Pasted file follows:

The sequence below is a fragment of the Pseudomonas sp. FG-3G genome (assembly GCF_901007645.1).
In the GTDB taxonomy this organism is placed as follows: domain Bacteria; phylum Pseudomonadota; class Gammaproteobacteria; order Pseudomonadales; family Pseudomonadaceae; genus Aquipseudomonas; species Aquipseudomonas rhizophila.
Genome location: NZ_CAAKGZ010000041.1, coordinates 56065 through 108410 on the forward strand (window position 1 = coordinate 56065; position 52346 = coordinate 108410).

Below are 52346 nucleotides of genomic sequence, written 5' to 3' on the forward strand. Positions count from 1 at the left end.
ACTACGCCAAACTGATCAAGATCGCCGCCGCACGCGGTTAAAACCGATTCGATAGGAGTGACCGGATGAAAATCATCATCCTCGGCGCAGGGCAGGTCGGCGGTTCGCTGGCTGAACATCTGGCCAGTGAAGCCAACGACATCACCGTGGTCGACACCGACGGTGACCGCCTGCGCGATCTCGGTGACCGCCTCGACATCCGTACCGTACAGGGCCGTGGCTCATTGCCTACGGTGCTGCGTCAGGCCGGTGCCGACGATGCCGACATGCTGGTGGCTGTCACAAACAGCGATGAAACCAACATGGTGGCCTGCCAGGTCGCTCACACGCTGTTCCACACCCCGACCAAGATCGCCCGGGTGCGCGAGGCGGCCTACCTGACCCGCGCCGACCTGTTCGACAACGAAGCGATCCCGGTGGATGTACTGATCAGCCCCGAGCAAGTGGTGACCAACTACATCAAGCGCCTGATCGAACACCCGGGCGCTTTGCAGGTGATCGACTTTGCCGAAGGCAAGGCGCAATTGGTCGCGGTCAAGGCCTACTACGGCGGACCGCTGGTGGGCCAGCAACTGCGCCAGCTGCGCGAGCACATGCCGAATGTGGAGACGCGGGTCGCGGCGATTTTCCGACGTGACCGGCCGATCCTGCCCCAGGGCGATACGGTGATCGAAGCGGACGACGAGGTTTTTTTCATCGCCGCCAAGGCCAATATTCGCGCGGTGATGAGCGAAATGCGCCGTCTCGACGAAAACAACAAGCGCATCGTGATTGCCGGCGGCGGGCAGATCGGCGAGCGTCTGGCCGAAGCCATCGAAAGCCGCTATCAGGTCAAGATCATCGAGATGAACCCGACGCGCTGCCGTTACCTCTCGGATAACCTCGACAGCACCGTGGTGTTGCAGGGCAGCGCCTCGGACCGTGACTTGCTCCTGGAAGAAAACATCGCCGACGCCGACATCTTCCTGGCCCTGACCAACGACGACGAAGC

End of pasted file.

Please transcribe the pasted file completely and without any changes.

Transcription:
The sequence below is a fragment of the Pseudomonas sp. FG-3G genome (assembly GCF_901007645.1).
In the GTDB taxonomy this organism is placed as follows: domain Bacteria; phylum Pseudomonadota; class Gammaproteobacteria; order Pseudomonadales; family Pseudomonadaceae; genus Aquipseudomonas; species Aquipseudomonas rhizophila.
Genome location: NZ_CAAKGZ010000041.1, coordinates 56065 through 108410 on the forward strand (window position 1 = coordinate 56065; position 52346 = coordinate 108410).

Below are 52346 nucleotides of genomic sequence, written 5' to 3' on the forward strand. Positions count from 1 at the left end.
ACTACGCCAAACTGATCAAGATCGCCGCCGCACGCGGTTAAAACCGATTCGATAGGAGTGACCGGATGAAAATCATCATCCTCGGCGCAGGGCAGGTCGGCGGTTCGCTGGCTGAACATCTGGCCAGTGAAGCCAACGACATCACCGTGGTCGACACCGACGGTGACCGCCTGCGCGATCTCGGTGACCGCCTCGACATCCGTACCGTACAGGGCCGTGGCTCATTGCCTACGGTGCTGCGTCAGGCCGGTGCCGACGATGCCGACATGCTGGTGGCTGTCACAAACAGCGATGAAACCAACATGGTGGCCTGCCAGGTCGCTCACACGCTGTTCCACACCCCGACCAAGATCGCCCGGGTGCGCGAGGCGGCCTACCTGACCCGCGCCGACCTGTTCGACAACGAAGCGATCCCGGTGGATGTACTGATCAGCCCCGAGCAAGTGGTGACCAACTACATCAAGCGCCTGATCGAACACCCGGGCGCTTTGCAGGTGATCGACTTTGCCGAAGGCAAGGCGCAATTGGTCGCGGTCAAGGCCTACTACGGCGGACCGCTGGTGGGCCAGCAACTGCGCCAGCTGCGCGAGCACATGCCGAATGTGGAGACGCGGGTCGCGGCGATTTTCCGACGTGACCGGCCGATCCTGCCCCAGGGCGATACGGTGATCGAAGCGGACGACGAGGTTTTTTTCATCGCCGCCAAGGCCAATATTCGCGCGGTGATGAGCGAAATGCGCCGTCTCGACGAAAACAACAAGCGCATCGTGATTGCCGGCGGCGGGCAGATCGGCGAGCGTCTGGCCGAAGCCATCGAAAGCCGCTATCAGGTCAAGATCATCGAGATGAACCCGACGCGCTGCCGTTACCTCTCGGATAACCTCGACAGCACCGTGGTGTTGCAGGGCAGCGCCTCGGACCGTGACTTGCTCCTGGAAGAAAACATCGCCGACGCCGACATCTTCCTGGCCCTGACCAACGACGACGAAGC